Conway the Machine Sticks to His Signature Cadence on 'La Maquina'

Conway the Machine Sticks to His Signature Cadence on 'La Maquina'
One of the most important — yet least discussed — tools in a rapper's arsenal is beat selection. A decent wordsmith can elevate himself to greatness with a keen ear. Conversely, a superior emcee can stagnate his own success by rhyming over ill-suited instrumentals.
Conway the Machine prides himself as a workingman's lyricist, the member of the über-prolific three-headed monster known as Griselda who's deadliest with the darts. As Conway spits here, on the anthemic "6:30 Tip Off": "They say Wes is the brains behind it, and Benny is the star / But let's not act like Machine ain't the silliest with the bars."
Keeping in line with that tact, of wanting the listener's emphasis placed on his sticky punchlines, Conway has become an expert at curating grimy beats — and beatmakers — that bang hard but leave plenty of space to let his signature drawl, which comes in part from his Bell's palsy, dominate. "I ain't sparin' no feelings when my pen is movin'/ I been in shootin's and sent men to intensive units," he blurts on "Clarity."
The hustle-first mentality that Conway and co. hardened on the streets of Buffalo has informed Griselda's full-throttle attack on the record release schedule. Invigorated since signing with Eminem's Shady Records, Conway keeps appetites whet for his major-label splash with La Maquina, his fifth solo project in a relentless 13-month span. Unlike recent one-producer projects with the Alchemist (2020's LULU) and February's If It Bleeds It Can Be Killed with Big Ghost Ltd., La Maquina sees Conway leaning on his expanded network of boardsmen.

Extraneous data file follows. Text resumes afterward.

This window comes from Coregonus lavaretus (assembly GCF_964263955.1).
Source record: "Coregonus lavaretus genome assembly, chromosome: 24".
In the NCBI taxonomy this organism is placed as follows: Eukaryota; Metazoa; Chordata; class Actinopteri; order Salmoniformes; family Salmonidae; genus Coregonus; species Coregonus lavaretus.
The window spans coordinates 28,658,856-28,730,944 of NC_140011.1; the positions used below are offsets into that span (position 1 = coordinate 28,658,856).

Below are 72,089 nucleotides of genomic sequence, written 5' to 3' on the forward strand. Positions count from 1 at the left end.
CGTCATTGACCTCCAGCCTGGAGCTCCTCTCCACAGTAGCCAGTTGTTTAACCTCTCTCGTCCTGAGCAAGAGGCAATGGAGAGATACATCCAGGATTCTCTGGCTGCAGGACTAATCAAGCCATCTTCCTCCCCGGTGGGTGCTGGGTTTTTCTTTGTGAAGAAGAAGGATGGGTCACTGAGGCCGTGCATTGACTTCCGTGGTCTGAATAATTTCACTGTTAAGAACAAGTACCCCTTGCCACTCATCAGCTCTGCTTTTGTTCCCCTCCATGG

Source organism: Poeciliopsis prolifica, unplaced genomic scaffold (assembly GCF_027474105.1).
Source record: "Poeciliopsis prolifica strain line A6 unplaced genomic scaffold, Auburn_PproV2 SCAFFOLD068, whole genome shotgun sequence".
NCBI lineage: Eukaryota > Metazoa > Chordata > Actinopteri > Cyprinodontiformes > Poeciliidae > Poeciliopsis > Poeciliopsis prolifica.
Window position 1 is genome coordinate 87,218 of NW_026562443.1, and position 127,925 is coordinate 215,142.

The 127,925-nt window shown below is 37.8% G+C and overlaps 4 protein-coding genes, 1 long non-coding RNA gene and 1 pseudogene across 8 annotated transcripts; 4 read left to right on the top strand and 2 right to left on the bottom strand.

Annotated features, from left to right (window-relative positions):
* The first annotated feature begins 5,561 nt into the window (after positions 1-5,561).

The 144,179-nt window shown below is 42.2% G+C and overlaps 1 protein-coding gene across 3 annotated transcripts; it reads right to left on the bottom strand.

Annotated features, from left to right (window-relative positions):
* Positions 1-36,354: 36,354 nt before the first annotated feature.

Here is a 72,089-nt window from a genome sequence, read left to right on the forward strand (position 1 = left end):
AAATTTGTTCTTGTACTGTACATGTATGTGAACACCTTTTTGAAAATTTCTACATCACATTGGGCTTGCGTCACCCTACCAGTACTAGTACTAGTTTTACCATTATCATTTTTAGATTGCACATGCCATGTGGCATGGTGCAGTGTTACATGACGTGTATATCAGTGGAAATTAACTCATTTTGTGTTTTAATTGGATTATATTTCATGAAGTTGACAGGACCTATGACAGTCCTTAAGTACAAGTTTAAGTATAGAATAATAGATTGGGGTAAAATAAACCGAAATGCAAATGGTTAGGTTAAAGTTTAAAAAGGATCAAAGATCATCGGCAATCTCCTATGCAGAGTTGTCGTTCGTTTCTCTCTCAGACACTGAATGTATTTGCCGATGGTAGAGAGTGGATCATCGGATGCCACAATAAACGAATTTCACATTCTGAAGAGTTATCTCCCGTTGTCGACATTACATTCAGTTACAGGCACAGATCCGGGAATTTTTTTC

Familiar talents like Bangladesh, Don Cannon, Murda Beatz and go-to Griselda sound designer Daringer all contribute. And the stylistic variance in sounds — from Alchemist's lazy-hazy "200 Pies" to Cosmo Beats' upbeat, horn-punched "Grace" — gives fresh texture to Conway's couplets, which seldom steers from guns, girls and greatness. Oh, and sports references. Lots of sports references.
It's the lesser-known J.R. Swift who produces two of the most addictive tracks on the record: sparse, head-nodding opener "Bruiser Brody," and the superb "Sister Abigail," a posse cut featuring Conway's Drumwork signees Jae Skeese and 7xvethegenius. Both are Buffalo talents with promising futures.
Conn's Day Ones, Benny the Butcher and Westside Gunn, shine on the LP's guitar-licked finale, "S.E. Gang," and our host makes it clear that just because he's branching off with his own imprint doesn't mean there's any ill will inside the family. "I started Drumwork, people think it's beef with my brother / Maybe every endeavour we supposed to eat with each other," Conway raps on "Bruiser Brody." "Fuck what they think and fuck they options / We jumpin' in Benzes."
For the most part, Conway sticks to his signature cadence throughout this tight, 40-minute rip. So, those rare excursions where he stretches outside his vocal comfort range are much welcome. On "KD," Conway flips his take on Cardi B's "Bodak Yellow" flow from 2017 and has a blast doing so. More challenging is his flirt with speed rap on the compelling cameo combo "Scatter Brain" with J.I.D and Ludacris. Conway, batting leadoff, may be the least nimble of the trio, while J.I.D.'s effortlessness wins the day. But it's creative pushes like this we're hoping to hear more of when Conway's official Shady splash, God Don't Make Mistakes, finally arrives.
We already know he'll choose dope beats. (Drumwork / Griselda)